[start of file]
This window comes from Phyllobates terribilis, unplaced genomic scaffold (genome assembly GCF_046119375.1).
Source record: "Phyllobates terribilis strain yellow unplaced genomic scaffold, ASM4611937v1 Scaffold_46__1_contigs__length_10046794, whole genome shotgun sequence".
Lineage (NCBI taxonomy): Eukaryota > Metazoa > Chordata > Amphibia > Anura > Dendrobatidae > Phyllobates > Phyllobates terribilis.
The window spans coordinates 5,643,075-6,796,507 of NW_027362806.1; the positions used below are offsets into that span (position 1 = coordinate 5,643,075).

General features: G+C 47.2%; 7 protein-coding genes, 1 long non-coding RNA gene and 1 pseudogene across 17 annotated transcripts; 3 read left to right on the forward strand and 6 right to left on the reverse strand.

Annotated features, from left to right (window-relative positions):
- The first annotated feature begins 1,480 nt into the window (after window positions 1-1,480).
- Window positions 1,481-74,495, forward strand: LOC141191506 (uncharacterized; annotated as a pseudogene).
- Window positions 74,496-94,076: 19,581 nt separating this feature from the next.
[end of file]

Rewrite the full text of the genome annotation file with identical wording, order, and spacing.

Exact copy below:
This window comes from Phyllobates terribilis, unplaced genomic scaffold (genome assembly GCF_046119375.1).
Source record: "Phyllobates terribilis strain yellow unplaced genomic scaffold, ASM4611937v1 Scaffold_46__1_contigs__length_10046794, whole genome shotgun sequence".
Lineage (NCBI taxonomy): Eukaryota > Metazoa > Chordata > Amphibia > Anura > Dendrobatidae > Phyllobates > Phyllobates terribilis.
The window spans coordinates 5,643,075-6,796,507 of NW_027362806.1; the positions used below are offsets into that span (position 1 = coordinate 5,643,075).

General features: G+C 47.2%; 7 protein-coding genes, 1 long non-coding RNA gene and 1 pseudogene across 17 annotated transcripts; 3 read left to right on the forward strand and 6 right to left on the reverse strand.

Annotated features, from left to right (window-relative positions):
- The first annotated feature begins 1,480 nt into the window (after window positions 1-1,480).
- Window positions 1,481-74,495, forward strand: LOC141191506 (uncharacterized; annotated as a pseudogene).
- Window positions 74,496-94,076: 19,581 nt separating this feature from the next.